Eulogy on John Pickering, LL. D., President of the American Academy of Arts and Sciences: Delivered Before the Academy, October 28, 1846

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Metcalf, printers, 1847 - 106 sayfa
 

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Sayfa 4 - ... to cultivate every art and science which may tend to advance the interest, honor, dignity and happiness of a free, independent, and virtuous people.30 29 John Adams, Works (CF Adams, edit., Boston, 1851-1856), IV, 302, in footnote, so American Academy of Arts and Sciences, Memoirs, as, XI (1888) , 78.
Sayfa 52 - Thebes, written on papyrus, more than a century before the Christian era, with the impression of a seal or stamp attached to it, and a certificate of registry on its margin, in as regular a manner as the keeper of the registry in the county of Suffolk would certify to a deed of land in the city of Boston, at this day.
Sayfa 93 - Latin, of which he spoke the first five. He was less familiar, though well acquainted, with Dutch, Swedish, Danish, and Hebrew, — and had explored, with various degrees of care, the Arabic, Turkish, Syriac, Persian, Coptic, Sanscrit, Chinese, Cochin-Chinese, Russian, Egyptian hieroglyphics, the Malay in several dialects, and particularly the Indian languages of America and the Polynesian Islands. The sarcasm of Hudibras on the " barren ground " supposed congenial to " Hebrew roots " is refuted...
Sayfa 22 - ... students pursued the more advanced mathematics during the latter part of the college course. A glimpse of light on this subject is thrown by the following quotation from the eulogy of John Pickering: " Great as was his enthusiasm for classical learning, he had in college as real a love for the study of mathematics, and highly distinguished himself in this department. Near the close of his Senior year he received the honor of a mathematical part, which appeared to give him more pleasure than all...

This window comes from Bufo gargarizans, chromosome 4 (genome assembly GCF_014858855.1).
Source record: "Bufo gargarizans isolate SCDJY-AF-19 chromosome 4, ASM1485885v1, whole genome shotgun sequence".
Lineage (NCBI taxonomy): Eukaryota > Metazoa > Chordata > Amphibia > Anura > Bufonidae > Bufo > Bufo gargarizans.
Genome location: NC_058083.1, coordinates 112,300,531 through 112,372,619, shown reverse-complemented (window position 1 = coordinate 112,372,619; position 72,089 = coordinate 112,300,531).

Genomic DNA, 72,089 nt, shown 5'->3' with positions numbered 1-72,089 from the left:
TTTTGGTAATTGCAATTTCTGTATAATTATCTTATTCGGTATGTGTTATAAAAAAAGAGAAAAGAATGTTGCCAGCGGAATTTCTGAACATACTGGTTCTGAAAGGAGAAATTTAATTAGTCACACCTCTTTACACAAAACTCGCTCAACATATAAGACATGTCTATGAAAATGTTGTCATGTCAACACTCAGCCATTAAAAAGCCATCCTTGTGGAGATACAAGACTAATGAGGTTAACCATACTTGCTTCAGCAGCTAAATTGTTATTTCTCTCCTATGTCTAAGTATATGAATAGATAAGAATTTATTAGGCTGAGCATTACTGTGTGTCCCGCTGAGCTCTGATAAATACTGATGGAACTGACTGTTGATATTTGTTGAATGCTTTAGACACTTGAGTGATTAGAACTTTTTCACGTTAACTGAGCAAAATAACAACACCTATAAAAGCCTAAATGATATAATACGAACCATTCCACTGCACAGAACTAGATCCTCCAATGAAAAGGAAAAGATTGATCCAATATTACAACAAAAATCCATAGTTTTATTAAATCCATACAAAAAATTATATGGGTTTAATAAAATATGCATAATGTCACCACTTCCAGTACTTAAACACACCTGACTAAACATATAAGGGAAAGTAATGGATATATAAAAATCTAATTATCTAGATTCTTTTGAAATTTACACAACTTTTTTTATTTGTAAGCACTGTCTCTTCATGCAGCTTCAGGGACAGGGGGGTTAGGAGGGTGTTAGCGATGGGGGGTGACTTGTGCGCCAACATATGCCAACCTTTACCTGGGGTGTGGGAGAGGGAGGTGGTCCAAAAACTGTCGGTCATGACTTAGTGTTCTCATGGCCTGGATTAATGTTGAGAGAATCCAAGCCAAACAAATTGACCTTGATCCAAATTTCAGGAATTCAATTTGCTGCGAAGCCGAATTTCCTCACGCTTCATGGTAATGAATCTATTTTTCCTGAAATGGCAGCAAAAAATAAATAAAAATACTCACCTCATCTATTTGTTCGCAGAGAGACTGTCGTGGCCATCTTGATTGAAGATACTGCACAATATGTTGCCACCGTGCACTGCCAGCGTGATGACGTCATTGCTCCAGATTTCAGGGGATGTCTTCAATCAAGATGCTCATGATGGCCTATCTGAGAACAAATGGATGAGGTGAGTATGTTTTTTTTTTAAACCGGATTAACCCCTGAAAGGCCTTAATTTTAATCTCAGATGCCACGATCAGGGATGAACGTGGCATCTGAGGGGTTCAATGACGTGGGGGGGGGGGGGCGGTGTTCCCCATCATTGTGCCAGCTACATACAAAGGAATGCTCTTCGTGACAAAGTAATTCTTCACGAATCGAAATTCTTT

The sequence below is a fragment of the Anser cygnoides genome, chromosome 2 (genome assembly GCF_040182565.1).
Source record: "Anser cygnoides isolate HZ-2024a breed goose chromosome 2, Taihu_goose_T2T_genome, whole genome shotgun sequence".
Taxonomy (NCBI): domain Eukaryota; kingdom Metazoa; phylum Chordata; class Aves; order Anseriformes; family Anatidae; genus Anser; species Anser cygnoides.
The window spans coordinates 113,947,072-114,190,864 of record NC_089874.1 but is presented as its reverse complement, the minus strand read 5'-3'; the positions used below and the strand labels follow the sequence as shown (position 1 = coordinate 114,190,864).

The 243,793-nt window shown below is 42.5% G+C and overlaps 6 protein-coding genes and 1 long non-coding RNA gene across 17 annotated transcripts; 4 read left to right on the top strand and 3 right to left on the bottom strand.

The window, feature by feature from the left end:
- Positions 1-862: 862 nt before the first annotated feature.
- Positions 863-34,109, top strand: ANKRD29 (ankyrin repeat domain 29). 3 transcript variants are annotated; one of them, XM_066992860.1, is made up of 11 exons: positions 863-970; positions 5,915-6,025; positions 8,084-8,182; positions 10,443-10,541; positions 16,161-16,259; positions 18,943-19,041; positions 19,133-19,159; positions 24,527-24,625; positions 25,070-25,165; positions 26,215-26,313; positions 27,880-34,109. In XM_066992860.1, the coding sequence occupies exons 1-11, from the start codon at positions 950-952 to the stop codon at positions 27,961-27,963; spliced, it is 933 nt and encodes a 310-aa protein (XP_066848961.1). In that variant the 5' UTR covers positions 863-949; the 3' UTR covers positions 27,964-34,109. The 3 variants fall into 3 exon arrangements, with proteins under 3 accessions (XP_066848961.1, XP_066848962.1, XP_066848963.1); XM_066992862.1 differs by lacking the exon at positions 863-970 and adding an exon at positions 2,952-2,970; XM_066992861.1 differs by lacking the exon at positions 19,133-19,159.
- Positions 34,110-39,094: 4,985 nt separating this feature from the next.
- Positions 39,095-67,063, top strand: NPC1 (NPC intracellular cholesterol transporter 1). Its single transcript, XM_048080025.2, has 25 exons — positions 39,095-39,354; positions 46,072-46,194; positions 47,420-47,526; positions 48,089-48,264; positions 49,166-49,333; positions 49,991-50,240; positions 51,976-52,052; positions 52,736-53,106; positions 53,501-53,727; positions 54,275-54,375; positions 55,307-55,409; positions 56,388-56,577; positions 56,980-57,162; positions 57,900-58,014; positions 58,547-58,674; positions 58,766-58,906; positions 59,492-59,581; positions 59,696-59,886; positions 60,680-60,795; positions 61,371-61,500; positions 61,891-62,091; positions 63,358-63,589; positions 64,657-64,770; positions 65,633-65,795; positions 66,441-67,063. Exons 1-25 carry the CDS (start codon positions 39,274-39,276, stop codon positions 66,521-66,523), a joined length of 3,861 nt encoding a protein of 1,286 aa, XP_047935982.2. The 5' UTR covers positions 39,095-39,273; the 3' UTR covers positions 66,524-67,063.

Sayfa 105 - ... American army ; and, being unacquainted with the English language, he was making inquiries for some young man who could speak English, to accompany him as his secretary. He was informed of young Du Ponceau, who happened then to be in Paris, and an arrangement was made with him accordingly. We recollect to have heard Mr. Du Ponceau say, that at that time, though he had never been out of France, he understood and could speak English as perfectly as he ever could afterwards.
Sayfa 52 - Report of the Committee of the House of Representatives of Massachusetts, on the subject of IMPRESSED SEAMEN : with the Evidence and Documents accompanying it.
Sayfa 90 - ... were marked by peculiar care ; his brief was very elaborate. On questions of law he was learned and profound, but his manner in court was excelled by his matter. The experience of his long life never enabled him to overcome the native, childlike diffidence which made him shrink from public displays. He developed his views with clearness, and an invariable regard to their logical sequence ; but he did not press them home by energy of manner or any of the ardors of eloquence. " His mind was rather...
Sayfa 106 - Beyond the immediate circle of family and friends, he will be mourned by the bar, amongst whom his daily life was passed; by the municipality of Boston, whose legal adviser he was; by clients, who depended upon his counsels; by all good citizens, who were charmed by the abounding virtues of his private life ; by his country, who will cherish his name more than gold or silver; by the distant islands of the Pacific, who will bless his labors in every written word that they read; finally, by the company...
Sayfa 104 - ... he was a Protestant, and worshipped at one of the Presbyterian churches in Philadelphia. It happened about this period of his life, that the wellknown Baron Steuben arrived in Paris on his way to the United States, to join the American army ; and, being unacquainted with the English language, he was making inquiries for some young man who could speak English, to accompany him as his secretary. He was informed of young Du Ponceau, who happened then to be in Paris, and an arrangement was made with...
Sayfa 60 - Classics," translated from the Latin of Professor Wyttenbach. In the course of the remarks, with which he introduces the translation, he urges with conclusive force the importance of raising the standard of education in our country. " We are too apt," he says, " to consider ourselves as an insulated people, as...

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